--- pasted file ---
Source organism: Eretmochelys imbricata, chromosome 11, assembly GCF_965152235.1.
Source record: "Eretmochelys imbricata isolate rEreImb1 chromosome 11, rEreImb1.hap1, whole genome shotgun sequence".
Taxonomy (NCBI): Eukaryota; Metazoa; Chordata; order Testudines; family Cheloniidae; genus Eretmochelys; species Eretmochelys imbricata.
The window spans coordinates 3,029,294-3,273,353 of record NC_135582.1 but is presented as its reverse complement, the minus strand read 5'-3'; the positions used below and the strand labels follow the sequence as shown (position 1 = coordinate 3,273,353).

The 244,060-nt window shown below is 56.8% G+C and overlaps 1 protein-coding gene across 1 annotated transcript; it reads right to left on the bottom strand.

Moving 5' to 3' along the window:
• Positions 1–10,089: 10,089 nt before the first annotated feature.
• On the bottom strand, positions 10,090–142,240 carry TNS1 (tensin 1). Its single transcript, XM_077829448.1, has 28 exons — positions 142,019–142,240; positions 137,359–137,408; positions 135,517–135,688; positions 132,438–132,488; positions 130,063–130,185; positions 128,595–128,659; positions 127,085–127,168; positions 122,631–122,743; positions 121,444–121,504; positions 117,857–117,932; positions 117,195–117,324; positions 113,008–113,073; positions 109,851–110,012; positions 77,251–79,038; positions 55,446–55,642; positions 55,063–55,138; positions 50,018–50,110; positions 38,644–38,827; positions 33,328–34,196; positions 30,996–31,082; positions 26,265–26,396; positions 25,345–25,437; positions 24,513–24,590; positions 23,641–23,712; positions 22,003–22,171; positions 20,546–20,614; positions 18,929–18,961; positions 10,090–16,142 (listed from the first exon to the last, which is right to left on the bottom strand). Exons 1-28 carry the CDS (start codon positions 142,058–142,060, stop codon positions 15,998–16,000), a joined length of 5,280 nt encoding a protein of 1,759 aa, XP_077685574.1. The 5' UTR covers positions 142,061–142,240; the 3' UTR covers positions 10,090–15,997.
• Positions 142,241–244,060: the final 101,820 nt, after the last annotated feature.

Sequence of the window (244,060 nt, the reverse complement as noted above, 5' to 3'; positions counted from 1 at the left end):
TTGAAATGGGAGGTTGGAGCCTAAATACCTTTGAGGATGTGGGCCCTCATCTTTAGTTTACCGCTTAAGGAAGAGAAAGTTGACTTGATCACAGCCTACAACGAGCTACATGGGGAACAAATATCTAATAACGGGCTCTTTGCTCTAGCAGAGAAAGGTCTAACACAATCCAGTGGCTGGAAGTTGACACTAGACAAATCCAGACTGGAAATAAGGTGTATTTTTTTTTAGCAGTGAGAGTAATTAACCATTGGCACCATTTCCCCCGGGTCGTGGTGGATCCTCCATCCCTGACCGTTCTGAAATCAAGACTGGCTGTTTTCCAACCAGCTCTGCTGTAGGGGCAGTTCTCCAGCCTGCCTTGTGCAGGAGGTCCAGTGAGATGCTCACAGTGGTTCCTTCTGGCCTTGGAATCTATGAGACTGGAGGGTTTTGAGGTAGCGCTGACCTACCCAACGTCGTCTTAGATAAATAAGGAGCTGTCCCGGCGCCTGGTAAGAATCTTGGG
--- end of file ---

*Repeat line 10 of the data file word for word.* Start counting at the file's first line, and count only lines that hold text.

Sequence of the window (244,060 nt, the reverse complement as noted above, 5' to 3'; positions counted from 1 at the left end):